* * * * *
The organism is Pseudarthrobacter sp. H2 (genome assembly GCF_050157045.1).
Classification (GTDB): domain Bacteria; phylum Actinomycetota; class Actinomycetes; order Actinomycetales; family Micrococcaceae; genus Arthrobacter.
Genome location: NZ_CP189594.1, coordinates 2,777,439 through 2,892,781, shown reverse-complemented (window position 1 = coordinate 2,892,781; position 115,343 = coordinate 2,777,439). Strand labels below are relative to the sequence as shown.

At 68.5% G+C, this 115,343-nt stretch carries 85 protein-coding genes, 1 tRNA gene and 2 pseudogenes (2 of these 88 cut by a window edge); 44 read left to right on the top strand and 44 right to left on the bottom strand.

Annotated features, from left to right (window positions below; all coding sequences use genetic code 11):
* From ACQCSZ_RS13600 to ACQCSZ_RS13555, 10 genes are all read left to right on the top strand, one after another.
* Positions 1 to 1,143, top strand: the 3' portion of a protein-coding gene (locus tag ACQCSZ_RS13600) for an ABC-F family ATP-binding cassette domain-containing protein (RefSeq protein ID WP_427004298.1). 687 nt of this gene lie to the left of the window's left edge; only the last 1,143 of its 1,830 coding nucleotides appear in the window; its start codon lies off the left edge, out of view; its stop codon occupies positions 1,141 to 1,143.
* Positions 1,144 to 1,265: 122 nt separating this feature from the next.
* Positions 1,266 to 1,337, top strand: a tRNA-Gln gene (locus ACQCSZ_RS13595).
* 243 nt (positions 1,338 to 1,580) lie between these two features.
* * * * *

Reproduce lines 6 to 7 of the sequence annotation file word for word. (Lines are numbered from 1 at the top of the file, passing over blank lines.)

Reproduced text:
* From ACQCSZ_RS13600 to ACQCSZ_RS13555, 10 genes are all read left to right on the top strand, one after another.
* Positions 1 to 1,143, top strand: the 3' portion of a protein-coding gene (locus tag ACQCSZ_RS13600) for an ABC-F family ATP-binding cassette domain-containing protein (RefSeq protein ID WP_427004298.1). 687 nt of this gene lie to the left of the window's left edge; only the last 1,143 of its 1,830 coding nucleotides appear in the window; its start codon lies off the left edge, out of view; its stop codon occupies positions 1,141 to 1,143.